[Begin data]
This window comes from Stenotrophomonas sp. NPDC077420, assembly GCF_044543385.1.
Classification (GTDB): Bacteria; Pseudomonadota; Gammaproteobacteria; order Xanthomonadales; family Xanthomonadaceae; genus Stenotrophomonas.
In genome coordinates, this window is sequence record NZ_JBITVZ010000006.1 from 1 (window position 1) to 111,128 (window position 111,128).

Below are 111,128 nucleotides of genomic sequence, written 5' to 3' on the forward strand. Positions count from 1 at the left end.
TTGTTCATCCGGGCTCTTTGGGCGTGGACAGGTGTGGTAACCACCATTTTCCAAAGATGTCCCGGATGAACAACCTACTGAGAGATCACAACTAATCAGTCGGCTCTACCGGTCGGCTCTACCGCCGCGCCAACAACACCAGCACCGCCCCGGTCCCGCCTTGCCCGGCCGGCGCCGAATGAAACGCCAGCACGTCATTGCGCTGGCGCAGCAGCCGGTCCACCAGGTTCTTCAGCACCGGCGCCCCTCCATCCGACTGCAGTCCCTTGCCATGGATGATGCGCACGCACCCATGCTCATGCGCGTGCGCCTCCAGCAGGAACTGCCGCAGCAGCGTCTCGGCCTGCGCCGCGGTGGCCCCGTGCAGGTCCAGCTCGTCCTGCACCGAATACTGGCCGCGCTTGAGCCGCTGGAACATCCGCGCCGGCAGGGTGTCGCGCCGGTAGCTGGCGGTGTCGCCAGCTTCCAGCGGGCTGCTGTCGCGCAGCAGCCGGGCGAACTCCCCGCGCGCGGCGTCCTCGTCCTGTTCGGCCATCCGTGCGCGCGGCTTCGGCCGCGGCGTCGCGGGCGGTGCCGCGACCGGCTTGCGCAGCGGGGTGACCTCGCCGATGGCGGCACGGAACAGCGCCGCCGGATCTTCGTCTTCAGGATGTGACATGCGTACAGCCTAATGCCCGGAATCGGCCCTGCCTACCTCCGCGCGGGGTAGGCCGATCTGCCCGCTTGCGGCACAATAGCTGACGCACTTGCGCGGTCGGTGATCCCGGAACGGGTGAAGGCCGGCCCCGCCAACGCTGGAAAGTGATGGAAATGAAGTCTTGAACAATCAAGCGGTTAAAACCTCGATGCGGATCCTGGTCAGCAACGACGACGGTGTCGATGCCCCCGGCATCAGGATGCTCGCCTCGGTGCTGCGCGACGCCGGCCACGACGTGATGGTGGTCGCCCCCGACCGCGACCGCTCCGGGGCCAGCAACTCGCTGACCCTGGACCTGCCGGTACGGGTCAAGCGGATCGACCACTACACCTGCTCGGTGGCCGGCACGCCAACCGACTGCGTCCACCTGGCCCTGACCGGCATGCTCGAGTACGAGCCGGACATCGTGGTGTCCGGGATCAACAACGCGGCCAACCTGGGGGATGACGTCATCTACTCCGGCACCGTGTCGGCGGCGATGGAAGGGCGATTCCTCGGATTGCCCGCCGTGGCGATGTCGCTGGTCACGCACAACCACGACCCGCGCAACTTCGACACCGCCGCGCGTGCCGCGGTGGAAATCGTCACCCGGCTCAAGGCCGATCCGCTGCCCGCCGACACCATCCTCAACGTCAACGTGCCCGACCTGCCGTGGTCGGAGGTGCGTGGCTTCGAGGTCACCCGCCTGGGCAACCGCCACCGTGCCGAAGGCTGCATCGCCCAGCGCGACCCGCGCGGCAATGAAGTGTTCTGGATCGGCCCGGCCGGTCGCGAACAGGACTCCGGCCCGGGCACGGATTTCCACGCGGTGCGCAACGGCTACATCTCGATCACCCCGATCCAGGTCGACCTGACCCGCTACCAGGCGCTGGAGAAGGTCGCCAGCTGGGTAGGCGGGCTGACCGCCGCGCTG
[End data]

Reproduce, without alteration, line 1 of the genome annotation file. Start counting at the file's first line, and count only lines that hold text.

This window comes from Stenotrophomonas sp. NPDC077420, assembly GCF_044543385.1.